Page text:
What becomes of Cal, Oregon State, Stanford, and Washington State? Will the Pac-12 attempt to reload? Will the Pac-12 even be able to? The Power 5 moniker is important but with only 4 teams, does it do them any good, especially with a much lower expected TV deal? Will the Pac-12 merge with the Mountain West or the ACC? There are a ton of questions surrounding these schools and what’s left of the Pac-X such as intellectual property, TV rights, etc. should the conference completely dissolve.

Trickle Down Realignment

What happens beyond the Pac-12 shuffle? If it’s just a merging of the Pac-12 and Mountain West, then realignment may not have a huge trickle-down effect. However, if the Pac-12 only takes some of the Mountain West teams (assuming they can), then the MW needs to reload. They’re going to consider teams in C-USA or maybe attempt to convince some AAC teams. Most likely, we’d see some FCS teams poached, either by the MW outright or C-USA in the ensuing avalanche. That leads to the FCS realignment and possibly Division 2, Division 3, or NAIA schools making moves as well. There are many possibilities depending on how the Pac-12 reloads if they do at all.

Florida State Looking For a New Home… and the Pac-12 is the Future

Since we have entered a new paradigm in college athletics, Florida State to the Pac-12 isn’t that farfetched. For starters, FSU really HATES the Grant of Rights they signed with the ACC in 2016. In fact, they are working with JPMorgan Chase to finance the revenue shortfall they face in the ACC when compared to other conferences like the Big Ten and SEC. If FSU managed to somehow get out of the ACC’s Grant of Rights, they’d owe $120 million in exit fees. If they take the ACC to court, that number grows. If they try to force a settlement, that number also grows even if it doesn’t go in front of a judge because the ACC isn’t about to let FSU walk away without taxing them first.

This is where the Pac-12 comes in. They need new members and Florida State wants a new home. The cross country travel shouldn’t be an issue either because that’s the new norm in college athletics. Plus, they could probably find a few travel partners from the ACC to tag along such as Clemson, Miami, or North Carolina for starters. FSU can even work out a sweetheart deal with the Pac-12 where they get a bigger slice of the revenue just like how they want it to be right now in the ACC.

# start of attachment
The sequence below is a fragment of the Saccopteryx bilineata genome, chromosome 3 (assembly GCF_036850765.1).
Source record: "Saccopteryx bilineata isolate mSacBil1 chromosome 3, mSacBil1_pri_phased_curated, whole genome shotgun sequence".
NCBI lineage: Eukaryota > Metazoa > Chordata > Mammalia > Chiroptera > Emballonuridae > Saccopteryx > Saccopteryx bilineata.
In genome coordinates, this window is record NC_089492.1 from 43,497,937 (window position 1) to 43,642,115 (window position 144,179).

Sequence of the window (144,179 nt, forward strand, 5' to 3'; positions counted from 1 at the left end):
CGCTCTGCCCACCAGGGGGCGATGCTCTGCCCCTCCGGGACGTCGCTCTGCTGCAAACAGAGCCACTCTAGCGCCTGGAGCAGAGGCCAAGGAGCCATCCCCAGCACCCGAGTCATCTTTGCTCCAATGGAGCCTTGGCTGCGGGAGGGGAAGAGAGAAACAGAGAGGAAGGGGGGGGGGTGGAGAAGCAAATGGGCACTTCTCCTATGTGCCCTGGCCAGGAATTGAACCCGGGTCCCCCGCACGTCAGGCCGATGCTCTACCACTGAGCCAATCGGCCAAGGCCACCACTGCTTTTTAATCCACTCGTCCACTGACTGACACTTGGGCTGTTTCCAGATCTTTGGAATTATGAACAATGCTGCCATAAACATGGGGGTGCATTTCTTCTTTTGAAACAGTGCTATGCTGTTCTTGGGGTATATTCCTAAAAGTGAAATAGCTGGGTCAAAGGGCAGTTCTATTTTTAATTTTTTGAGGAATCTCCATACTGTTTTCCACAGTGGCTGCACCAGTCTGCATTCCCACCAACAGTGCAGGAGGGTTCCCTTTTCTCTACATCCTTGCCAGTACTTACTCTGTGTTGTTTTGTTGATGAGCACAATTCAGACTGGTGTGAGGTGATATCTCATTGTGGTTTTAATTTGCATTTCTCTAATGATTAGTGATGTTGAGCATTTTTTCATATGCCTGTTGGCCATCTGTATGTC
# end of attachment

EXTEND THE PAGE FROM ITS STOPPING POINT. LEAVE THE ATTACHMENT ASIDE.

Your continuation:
Does the Big Ten Stay at 18 Teams? SEC at 16?

One of the bigger questions: what will the Big Ten and SEC do? Any further action from either conference will unleash another tidal wave of moves. The Big Ten could go after more Pac-12 remnants or try to move further East into ACC territory. Will the SEC be content to stay at 16 if the Big Ten continues to grow its TV media revenue? It doesn’t seem likely that the SEC will open itself up to legal action by interfering with the ACC Grant of Rights but if a school like FSU takes the lead, they may be keen on inviting teams if the GoR is defeated. Then again, maybe the SEC won’t go after the ACC and look toward the Big 12 again.

What Becomes of College Football?

The breadth of the Pac-12 demise to this point has been fascinating to watch… and worrisome. Just 2 weeks ago, the conference was at 10 teams and now it’s down to 6, possibly even 4 in another week. If the Pac-12 does disappear, it wouldn’t be the first major conference to fall apart as we’ve seen with the Big East and Southwest Conferences. The era of super conferences has been ushered in but what happens beyond that? There’s a host of additional issues that could truly alter the sport as we see it now and that’s saying something considering how it has changed in the last 15 years. Some issues that could change the sport are a national NIL law, the unionization of the players, federal oversight, the NCAA continuing to crumble, and the commercialization of the sport to name a few.

College athletics has been driven by college football, which in turn has been driven by money ever since 1984 when the Supreme Court basically allowed teams and conferences to negotiate their own TV contracts. We have an entire article dedicated to TV contracts since 1984 and the themes are the same here: money runs the show. What’s paradoxical about all the realignment is the cycle is self-perpetuating from the very reason the FBS and FCS split in 1978.

Schools will always want more and leave to get it. The cycle will continue for two reasons: 1) the money doesn’t keep growing especially as more people cut cable and live sports become cost prohibitive and 2) the conferences get so large they end up breaking up because the “bottom feeders” are reducing the revenue per school. That will lead to more realignment and the possibility of an NFL-lite system of only a few conferences comprised of top schools, which is essentially why the Division 1 split in 1978 occurred – to separate schools that wanted more autonomy. Well, in this case, it’s because schools want more money, which is why we call it “NFL-lite”.

The realignment wheel never stops moving. It may slow down, it may speed up, but it never stops. Right now, it’s spinning as fast as ever.

Photo courtesy of Brian Murphy / Icon Sportswire